Brian Fikkert opens chapter one with a story about a well-known pastor in the 1960s south who kept silent about the horrendous suffering of African Americans but lambasted civil rights workers for immorality. He wraps it up with:
Like many Christians then and now, Reverend Marsh’s Christianity rightly emphasized personal piety but failed to embrace the social concern that should emanate from a kingdom perspective. He believed Christianity largely consisted in keeping one’s soul pure by avoiding alcohol, drugs, and sexual impurity, and by helping others to keep their souls pure too….
Indeed, for many Christians James 1:27 says, “Religion that God our Father accepts as pure and faultless is this:…to keep oneself from being polluted by the world.” Somehow, we often overlook the phrase that pure and faultless religion includes “look[ing] after orphans and widows in their distress” (page 36)
That was me. I used to believe that what God primarily wanted from me was holiness. In my effort to be a good girl and to please God, I made all kinds of rules for myself in high school:
- No skipping church.
- No dating, no kissing…no boys.
- No Bible, no breakfast. (Cute alliteration, right? I was 15.)
- Etcetera, etcetera, etcetera
Of course, I wouldn’t have even considered the BIG no-nos. They didn’t even make the list, because I was taking piety to the next level. During college, my propensity to make rules for myself became a running joke with my fiancé, who made frequent obscure references to “rule #3” and “rule #97.” He married me anyway, and even stated aloud after 17 years together that I have not been high maintenance. I want this on public record.
I don’t regret all the days I got up early to read my Bible or all the boundaries that kept me from much regret and heartache. But I am thankful that God didn’t leave me in that place of laser beam personal piety. Somewhere along the journey, He allowed my heart to break for the world He loves enough to die for.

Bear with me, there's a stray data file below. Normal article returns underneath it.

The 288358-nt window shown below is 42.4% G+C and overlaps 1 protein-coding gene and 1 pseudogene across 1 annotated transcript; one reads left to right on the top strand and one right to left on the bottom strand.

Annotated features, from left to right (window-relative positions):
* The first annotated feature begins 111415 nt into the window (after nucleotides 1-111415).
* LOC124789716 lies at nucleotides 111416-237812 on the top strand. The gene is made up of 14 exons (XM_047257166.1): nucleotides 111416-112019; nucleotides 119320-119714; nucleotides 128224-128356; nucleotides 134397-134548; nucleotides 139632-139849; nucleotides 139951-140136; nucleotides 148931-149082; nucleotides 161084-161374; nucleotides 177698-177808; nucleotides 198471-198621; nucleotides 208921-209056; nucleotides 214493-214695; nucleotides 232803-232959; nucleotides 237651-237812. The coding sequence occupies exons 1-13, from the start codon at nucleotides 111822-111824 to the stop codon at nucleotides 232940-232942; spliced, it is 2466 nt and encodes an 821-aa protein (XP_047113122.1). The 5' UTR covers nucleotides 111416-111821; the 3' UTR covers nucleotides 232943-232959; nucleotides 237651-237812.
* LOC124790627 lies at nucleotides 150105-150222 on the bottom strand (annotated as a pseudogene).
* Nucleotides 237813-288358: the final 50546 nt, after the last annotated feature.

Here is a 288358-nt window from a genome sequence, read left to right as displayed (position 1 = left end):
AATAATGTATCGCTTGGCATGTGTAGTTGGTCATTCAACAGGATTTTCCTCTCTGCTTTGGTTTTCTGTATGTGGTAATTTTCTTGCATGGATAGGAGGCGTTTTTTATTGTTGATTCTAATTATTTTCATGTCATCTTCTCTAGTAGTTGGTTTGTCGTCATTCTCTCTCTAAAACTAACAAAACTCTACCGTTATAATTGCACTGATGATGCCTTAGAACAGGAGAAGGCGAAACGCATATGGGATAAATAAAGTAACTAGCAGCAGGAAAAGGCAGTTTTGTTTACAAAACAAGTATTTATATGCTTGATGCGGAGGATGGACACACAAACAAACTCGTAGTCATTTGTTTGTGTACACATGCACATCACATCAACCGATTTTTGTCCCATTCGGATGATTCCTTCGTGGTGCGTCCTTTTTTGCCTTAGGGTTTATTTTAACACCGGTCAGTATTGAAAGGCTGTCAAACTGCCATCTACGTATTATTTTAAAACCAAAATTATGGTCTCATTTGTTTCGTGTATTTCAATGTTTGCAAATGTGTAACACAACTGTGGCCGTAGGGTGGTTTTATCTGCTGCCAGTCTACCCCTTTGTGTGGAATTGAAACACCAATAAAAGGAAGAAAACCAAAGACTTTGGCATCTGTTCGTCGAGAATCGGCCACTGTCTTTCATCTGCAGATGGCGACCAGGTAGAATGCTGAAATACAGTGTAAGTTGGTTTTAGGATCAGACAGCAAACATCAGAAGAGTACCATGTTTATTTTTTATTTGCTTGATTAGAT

I shifted from being a moral Christian to being a Kingdom Christian.
There was that first time that I wept all through a worship service for those that were in prison because of the gospel. Finally, I felt things I had studied and memorized and recited.
There was the first time I spent the day visiting inner-city ministries. I began to learn that people and problems are complex and that only God can work this miracle of transformation.
There was the day that God sent a homeless woman to the door of our college apartment asking for water. My roommate and I invited her in and we loved her. Her gift to me was flesh and blood (literally, bloody feet) that wrapped around the disembodied word “homeless.”
There was the first time I met a real live woman from Africa and heard her speak on living with AIDS. She traveled thousands of miles from her home to my suburb to give a face and a voice to the big headline story of the moment. She was beautiful and intelligent and funny. My sister in Christ. That was the day I decided to work in international ministry.
And so many more days.
Step by step, God has worked this sanctification. I am still on the journey. Still sliding back into comfort and complacency. Still repenting and falling on grace. Still learning what love is. Still realizing how often I hurt people I think I can help. Still looking for God through a clouded window.
If you are reading this blog, you are somewhere on this journey too. What and who have God used to transform you into a Kingdom Christian? How are you continuing to “work out your salvation with fear and trembling” (Philippians 2:12)? Who can you encourage on their kingdom journey today?